But now Jesus has them by the tail, and they beg him not to send them back to where they came from, the devil doesn’t like hell, because it is a world sealed off from the presence of God, or rather, it’s a world where the love of God is pure torture to those who have rejected it. Christ overpowering this legion of demons is a foretaste of Christ destroying the power of the evil one, “for by his death he has destroyed death,” and by his descending into hell he has beaten and vanquished hell and destroyed the power of the devil, and so to prepare these demons for their eventual destruction Jesus lets them go into a herd of ritually unclean pigs, which fall off a cliff and die, back to hell where they came from, a moment of Jewish humor to see demons and pigs destroyed together, which is also why Christians today may eat deviled ham sandwiches!
But then look: what’s left, except just the man. The man who used to have a demon. Just the man sitting at the feet of Jesus. Clothed. And in his right mind. No longer naked, helpless, but clothed, protected, kneeling at Jesus’ feet, in his right mind.
St. Paul tells us that every one of us who has been baptized has been clothed with Christ. Isn’t that the case, the old is gone, we’re no longer defined by what used to be, or what has happened to us, or how we’ve suffered attack, or defined by any kind of identity you could check on a box, but Paul says, now you’re one, you are one, united in Christ Jesus together, and clothed in him. Each one of you, has been wrapped in Christ, clothed in him out of love, you’ve gone from being naked, wounded, and out of your mind, to being wrapped in him, clothed in his grace, your mind made right by his love, swaddled up like a newborn baby is swaddled, content and trusting like a newborn who knows she’s loved and will be cared for, covered from head to toe in Christ, in his love for you, him covering every square inch of you so that the evil one will have no power over you.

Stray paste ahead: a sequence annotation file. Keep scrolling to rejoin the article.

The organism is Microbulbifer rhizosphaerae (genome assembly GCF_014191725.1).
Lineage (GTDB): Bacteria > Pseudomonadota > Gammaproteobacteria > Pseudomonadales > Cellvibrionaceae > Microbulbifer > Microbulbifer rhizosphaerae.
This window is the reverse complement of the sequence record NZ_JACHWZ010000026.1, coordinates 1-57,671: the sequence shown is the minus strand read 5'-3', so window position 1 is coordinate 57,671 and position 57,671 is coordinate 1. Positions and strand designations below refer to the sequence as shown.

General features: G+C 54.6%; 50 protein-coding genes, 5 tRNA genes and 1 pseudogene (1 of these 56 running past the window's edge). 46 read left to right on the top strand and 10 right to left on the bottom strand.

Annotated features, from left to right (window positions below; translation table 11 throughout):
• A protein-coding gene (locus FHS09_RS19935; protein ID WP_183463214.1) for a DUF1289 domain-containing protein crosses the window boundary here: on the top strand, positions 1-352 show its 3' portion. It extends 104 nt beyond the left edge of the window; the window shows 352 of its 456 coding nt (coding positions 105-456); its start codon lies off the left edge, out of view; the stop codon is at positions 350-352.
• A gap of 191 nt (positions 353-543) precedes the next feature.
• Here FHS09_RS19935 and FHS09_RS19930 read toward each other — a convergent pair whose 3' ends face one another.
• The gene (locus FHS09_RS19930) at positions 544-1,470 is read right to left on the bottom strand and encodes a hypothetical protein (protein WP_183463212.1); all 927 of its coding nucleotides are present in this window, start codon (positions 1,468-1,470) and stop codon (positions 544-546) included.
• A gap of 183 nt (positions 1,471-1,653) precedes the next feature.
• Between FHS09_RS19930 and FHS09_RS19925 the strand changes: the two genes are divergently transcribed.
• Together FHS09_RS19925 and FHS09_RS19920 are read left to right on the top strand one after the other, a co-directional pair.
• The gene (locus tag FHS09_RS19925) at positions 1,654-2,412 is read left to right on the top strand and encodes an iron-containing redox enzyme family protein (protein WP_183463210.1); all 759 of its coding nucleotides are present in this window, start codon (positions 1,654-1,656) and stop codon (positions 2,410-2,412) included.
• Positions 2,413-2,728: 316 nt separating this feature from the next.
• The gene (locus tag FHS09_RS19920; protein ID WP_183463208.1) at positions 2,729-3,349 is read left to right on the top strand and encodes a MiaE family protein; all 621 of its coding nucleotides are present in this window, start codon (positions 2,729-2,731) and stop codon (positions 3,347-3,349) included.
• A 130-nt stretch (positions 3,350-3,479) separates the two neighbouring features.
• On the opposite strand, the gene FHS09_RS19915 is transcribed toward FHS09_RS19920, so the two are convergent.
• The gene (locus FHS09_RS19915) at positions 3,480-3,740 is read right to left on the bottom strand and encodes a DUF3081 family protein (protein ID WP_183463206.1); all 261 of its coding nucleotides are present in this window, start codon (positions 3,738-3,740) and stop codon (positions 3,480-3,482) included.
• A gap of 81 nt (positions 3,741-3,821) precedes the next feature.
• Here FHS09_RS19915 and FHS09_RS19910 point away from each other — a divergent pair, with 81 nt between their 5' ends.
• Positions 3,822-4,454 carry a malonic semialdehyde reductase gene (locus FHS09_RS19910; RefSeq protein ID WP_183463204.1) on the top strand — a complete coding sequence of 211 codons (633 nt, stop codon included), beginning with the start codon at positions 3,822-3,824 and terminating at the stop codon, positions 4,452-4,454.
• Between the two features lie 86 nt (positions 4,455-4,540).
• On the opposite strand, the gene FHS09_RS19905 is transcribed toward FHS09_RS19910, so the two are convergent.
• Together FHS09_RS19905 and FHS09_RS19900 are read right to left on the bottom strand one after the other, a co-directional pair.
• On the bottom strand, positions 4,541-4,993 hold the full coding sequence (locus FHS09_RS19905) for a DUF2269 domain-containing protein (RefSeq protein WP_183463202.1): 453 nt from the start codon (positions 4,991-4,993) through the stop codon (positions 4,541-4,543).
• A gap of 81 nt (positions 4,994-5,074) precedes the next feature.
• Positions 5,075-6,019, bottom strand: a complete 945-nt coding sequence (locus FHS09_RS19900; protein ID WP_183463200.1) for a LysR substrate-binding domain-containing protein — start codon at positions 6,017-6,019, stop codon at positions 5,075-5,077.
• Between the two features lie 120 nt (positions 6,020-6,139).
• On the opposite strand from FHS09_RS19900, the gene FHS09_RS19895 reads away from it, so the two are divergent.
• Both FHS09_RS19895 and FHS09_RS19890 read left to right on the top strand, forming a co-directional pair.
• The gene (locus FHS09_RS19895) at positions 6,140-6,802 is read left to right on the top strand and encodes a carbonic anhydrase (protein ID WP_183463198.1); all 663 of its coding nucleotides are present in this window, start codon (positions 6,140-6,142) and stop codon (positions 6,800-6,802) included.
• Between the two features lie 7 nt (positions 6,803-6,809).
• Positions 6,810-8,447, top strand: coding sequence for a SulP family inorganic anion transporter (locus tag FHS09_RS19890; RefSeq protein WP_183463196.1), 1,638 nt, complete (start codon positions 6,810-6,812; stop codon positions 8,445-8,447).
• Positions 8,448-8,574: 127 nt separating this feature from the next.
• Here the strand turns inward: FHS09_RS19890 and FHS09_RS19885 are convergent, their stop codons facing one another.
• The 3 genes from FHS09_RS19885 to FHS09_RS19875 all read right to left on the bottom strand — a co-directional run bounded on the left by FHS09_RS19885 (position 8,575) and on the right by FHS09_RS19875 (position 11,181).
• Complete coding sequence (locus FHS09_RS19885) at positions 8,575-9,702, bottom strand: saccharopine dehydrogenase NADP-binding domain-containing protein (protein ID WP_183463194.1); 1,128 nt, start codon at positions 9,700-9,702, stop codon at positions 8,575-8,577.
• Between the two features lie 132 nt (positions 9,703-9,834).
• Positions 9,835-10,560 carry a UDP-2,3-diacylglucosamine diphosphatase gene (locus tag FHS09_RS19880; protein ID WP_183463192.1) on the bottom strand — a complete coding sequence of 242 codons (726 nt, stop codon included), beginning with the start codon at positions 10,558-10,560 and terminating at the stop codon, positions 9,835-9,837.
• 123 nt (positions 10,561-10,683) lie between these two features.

How do you ever pay back such a gift? How could the man healed of the demon thank Jesus enough, how do you and I show our thanks, that our sickness, our sins, our mental illness, that nothing else in this world has the last word for us except his love? Jesus says to the man, says to you and me this morning, “Go home, return back home, and tell how much God has done for you.” Maybe that’s all you need to do this morning. Nothing. Except to share in your life, your family, your job, with your friends, with those you love, in your neighborhood, in word and in deed, how much God has done for you. Loving you. Delivering you from evil. And clothing you with his Son, covering you from head to toe in the love of Christ.
So the man got up from kneeling at the feet of Jesus, and went proclaiming throughout the city how much Jesus had done for him.
As you leave this altar in a moment, you too, go back home and tell. Clothed and wrapped in his grace, delivered from evil, go and show, go and tell this hurting world how much God has done for you.
And the Peace of God which passes all understanding guard your hearts and minds in Christ Jesus, Amen.
This message from Pastor Ryan D. Mills is brought to you by Grace Lutheran Church, Web and Park Street, Mountain View, Arkansas. For prayer or more information, contact Pastor Kenneth Taglauer by email: [email protected]. A Pass it On Project , You can read more at : [email protected]